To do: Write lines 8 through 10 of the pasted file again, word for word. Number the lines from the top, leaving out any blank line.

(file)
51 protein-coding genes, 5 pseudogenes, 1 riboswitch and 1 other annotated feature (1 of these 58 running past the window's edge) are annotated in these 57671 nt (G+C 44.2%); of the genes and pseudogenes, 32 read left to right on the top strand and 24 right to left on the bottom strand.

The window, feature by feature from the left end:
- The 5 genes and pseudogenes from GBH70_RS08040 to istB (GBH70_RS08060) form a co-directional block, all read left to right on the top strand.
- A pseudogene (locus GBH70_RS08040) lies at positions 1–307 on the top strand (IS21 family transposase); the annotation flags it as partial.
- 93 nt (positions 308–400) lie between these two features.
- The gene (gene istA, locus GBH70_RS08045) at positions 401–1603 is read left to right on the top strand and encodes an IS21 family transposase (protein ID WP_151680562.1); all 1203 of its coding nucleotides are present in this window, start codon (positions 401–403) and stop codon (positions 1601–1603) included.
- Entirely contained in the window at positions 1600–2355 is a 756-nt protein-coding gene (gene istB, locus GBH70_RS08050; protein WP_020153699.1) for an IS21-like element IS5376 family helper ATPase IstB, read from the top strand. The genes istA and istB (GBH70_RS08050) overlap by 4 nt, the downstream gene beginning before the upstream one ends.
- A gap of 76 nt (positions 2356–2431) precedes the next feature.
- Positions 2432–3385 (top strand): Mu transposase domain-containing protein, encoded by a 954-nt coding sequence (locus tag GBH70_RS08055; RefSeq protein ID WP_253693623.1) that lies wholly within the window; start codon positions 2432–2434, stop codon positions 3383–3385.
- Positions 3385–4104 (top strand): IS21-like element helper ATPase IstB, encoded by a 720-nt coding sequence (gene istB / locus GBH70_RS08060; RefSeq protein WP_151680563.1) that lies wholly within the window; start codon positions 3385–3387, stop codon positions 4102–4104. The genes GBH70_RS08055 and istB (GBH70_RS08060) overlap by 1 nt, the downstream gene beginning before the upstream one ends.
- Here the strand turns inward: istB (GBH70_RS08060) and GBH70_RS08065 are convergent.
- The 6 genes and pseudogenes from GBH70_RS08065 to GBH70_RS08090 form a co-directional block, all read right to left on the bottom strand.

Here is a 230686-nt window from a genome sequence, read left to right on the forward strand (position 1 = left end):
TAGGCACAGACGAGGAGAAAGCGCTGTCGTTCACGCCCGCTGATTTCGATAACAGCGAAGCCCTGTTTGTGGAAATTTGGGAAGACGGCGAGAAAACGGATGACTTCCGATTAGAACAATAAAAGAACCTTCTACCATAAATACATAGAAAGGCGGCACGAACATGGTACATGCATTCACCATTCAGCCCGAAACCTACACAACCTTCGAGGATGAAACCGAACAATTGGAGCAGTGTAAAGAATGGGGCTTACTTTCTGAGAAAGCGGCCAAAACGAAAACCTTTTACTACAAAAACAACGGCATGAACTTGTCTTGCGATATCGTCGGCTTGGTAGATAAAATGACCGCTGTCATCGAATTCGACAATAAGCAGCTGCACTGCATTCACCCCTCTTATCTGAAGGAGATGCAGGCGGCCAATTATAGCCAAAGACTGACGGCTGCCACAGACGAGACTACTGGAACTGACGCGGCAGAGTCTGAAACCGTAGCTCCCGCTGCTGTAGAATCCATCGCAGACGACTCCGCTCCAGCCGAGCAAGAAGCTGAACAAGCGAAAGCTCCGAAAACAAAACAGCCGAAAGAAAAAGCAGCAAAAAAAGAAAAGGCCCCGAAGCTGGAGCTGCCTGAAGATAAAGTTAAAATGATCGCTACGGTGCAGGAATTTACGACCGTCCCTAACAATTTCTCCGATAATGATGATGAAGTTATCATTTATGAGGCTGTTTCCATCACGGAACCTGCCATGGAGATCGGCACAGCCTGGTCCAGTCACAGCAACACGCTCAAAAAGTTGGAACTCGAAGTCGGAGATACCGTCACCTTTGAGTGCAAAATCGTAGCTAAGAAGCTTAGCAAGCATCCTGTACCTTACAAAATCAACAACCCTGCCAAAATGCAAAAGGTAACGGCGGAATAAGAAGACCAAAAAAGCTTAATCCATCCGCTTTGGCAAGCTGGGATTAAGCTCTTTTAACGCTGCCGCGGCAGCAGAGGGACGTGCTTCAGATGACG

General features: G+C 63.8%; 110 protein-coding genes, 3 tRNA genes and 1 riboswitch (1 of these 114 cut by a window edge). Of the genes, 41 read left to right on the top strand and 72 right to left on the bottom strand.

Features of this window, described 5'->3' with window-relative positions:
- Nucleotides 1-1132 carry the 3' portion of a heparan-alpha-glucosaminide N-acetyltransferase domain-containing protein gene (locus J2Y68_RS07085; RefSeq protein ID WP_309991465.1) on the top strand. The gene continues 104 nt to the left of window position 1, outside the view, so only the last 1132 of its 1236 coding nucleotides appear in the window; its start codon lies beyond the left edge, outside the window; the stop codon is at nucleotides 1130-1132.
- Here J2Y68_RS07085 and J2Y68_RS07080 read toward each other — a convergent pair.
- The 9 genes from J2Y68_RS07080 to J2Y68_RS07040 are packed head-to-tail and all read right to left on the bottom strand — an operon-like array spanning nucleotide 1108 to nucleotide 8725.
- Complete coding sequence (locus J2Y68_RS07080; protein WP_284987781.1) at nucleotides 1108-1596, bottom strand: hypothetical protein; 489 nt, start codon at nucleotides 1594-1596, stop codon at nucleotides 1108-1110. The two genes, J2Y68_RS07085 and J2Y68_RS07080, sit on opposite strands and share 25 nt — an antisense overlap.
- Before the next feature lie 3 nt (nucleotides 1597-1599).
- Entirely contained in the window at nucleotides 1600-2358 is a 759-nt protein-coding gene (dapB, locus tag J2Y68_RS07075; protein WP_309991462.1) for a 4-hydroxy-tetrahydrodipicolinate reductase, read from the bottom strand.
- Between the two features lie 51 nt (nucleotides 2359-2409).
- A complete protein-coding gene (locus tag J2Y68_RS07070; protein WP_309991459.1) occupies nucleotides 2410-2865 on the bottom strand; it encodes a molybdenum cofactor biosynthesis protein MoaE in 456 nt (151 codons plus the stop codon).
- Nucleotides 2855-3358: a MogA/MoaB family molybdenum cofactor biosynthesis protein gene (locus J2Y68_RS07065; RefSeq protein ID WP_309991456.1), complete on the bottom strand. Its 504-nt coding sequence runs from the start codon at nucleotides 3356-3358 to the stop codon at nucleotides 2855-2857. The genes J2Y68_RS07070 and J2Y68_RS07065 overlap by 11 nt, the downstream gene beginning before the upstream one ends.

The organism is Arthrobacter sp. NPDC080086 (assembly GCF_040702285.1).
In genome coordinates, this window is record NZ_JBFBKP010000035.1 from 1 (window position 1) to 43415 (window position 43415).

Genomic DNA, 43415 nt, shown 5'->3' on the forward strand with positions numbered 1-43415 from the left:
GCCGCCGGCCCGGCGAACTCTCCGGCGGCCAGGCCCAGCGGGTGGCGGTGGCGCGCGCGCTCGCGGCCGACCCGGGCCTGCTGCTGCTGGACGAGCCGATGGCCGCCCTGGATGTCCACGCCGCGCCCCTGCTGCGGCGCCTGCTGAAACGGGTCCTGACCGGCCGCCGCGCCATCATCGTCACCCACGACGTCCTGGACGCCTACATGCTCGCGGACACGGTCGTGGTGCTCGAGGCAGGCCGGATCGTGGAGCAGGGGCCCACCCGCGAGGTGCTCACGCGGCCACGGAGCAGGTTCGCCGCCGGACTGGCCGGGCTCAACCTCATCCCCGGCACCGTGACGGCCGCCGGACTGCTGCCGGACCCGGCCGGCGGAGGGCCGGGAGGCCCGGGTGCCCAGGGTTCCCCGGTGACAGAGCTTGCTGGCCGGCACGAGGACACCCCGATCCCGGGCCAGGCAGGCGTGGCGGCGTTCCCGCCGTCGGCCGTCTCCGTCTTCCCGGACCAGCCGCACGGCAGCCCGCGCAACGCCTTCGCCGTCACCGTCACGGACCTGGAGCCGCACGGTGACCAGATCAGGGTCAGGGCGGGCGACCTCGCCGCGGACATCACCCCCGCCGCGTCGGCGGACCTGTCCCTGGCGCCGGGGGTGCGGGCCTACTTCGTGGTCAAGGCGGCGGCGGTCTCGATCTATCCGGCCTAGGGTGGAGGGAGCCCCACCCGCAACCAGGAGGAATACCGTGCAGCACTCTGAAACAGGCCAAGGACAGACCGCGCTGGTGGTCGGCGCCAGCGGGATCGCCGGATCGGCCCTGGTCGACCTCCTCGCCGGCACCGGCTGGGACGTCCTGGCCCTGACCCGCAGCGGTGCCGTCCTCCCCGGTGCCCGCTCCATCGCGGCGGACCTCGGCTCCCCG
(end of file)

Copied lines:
- A gap of 76 nt (positions 2356–2431) precedes the next feature.
- Positions 2432–3385 (top strand): Mu transposase domain-containing protein, encoded by a 954-nt coding sequence (locus tag GBH70_RS08055; RefSeq protein ID WP_253693623.1) that lies wholly within the window; start codon positions 2432–2434, stop codon positions 3383–3385.
- Positions 3385–4104 (top strand): IS21-like element helper ATPase IstB, encoded by a 720-nt coding sequence (gene istB / locus GBH70_RS08060; RefSeq protein WP_151680563.1) that lies wholly within the window; start codon positions 3385–3387, stop codon positions 4102–4104. The genes GBH70_RS08055 and istB (GBH70_RS08060) overlap by 1 nt, the downstream gene beginning before the upstream one ends.